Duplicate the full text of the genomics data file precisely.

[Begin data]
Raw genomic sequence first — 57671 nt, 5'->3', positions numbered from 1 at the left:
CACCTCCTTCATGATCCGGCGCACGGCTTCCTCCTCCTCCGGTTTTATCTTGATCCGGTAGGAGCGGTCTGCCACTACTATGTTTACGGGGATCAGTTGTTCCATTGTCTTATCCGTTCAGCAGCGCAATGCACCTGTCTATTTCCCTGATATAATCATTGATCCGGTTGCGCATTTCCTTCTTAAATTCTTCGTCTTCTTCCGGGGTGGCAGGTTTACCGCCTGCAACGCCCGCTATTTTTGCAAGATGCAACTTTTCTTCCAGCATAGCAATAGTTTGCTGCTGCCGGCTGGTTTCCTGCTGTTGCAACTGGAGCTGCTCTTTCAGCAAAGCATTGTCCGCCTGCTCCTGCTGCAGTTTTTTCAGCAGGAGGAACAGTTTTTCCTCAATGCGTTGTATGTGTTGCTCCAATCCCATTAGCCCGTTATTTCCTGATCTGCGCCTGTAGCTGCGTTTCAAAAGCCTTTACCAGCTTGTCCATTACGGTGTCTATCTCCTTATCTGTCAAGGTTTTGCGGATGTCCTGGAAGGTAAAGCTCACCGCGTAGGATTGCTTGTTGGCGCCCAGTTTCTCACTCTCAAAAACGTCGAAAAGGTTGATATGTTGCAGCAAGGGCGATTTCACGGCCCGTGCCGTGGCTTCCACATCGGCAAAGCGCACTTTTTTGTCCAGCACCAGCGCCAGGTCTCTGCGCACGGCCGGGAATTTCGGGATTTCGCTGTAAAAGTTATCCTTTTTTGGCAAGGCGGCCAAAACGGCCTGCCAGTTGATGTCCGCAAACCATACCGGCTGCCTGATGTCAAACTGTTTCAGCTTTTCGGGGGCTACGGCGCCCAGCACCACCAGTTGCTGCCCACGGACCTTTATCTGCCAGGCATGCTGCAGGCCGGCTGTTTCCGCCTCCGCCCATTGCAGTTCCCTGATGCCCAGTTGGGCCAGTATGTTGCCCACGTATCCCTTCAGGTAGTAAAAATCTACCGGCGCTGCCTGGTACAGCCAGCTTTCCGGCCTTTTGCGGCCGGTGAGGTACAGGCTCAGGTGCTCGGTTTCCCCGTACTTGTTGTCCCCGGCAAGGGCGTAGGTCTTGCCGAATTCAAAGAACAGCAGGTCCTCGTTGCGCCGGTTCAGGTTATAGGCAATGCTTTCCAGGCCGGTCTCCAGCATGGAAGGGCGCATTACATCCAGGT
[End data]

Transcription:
Raw genomic sequence first — 57671 nt, 5'->3', positions numbered from 1 at the left:
CACCTCCTTCATGATCCGGCGCACGGCTTCCTCCTCCTCCGGTTTTATCTTGATCCGGTAGGAGCGGTCTGCCACTACTATGTTTACGGGGATCAGTTGTTCCATTGTCTTATCCGTTCAGCAGCGCAATGCACCTGTCTATTTCCCTGATATAATCATTGATCCGGTTGCGCATTTCCTTCTTAAATTCTTCGTCTTCTTCCGGGGTGGCAGGTTTACCGCCTGCAACGCCCGCTATTTTTGCAAGATGCAACTTTTCTTCCAGCATAGCAATAGTTTGCTGCTGCCGGCTGGTTTCCTGCTGTTGCAACTGGAGCTGCTCTTTCAGCAAAGCATTGTCCGCCTGCTCCTGCTGCAGTTTTTTCAGCAGGAGGAACAGTTTTTCCTCAATGCGTTGTATGTGTTGCTCCAATCCCATTAGCCCGTTATTTCCTGATCTGCGCCTGTAGCTGCGTTTCAAAAGCCTTTACCAGCTTGTCCATTACGGTGTCTATCTCCTTATCTGTCAAGGTTTTGCGGATGTCCTGGAAGGTAAAGCTCACCGCGTAGGATTGCTTGTTGGCGCCCAGTTTCTCACTCTCAAAAACGTCGAAAAGGTTGATATGTTGCAGCAAGGGCGATTTCACGGCCCGTGCCGTGGCTTCCACATCGGCAAAGCGCACTTTTTTGTCCAGCACCAGCGCCAGGTCTCTGCGCACGGCCGGGAATTTCGGGATTTCGCTGTAAAAGTTATCCTTTTTTGGCAAGGCGGCCAAAACGGCCTGCCAGTTGATGTCCGCAAACCATACCGGCTGCCTGATGTCAAACTGTTTCAGCTTTTCGGGGGCTACGGCGCCCAGCACCACCAGTTGCTGCCCACGGACCTTTATCTGCCAGGCATGCTGCAGGCCGGCTGTTTCCGCCTCCGCCCATTGCAGTTCCCTGATGCCCAGTTGGGCCAGTATGTTGCCCACGTATCCCTTCAGGTAGTAAAAATCTACCGGCGCTGCCTGGTACAGCCAGCTTTCCGGCCTTTTGCGGCCGGTGAGGTACAGGCTCAGGTGCTCGGTTTCCCCGTACTTGTTGTCCCCGGCAAGGGCGTAGGTCTTGCCGAATTCAAAGAACAGCAGGTCCTCGTTGCGCCGGTTCAGGTTATAGGCAATGCTTTCCAGGCCGGTCTCCAGCATGGAAGGGCGCATTACATCCAGGT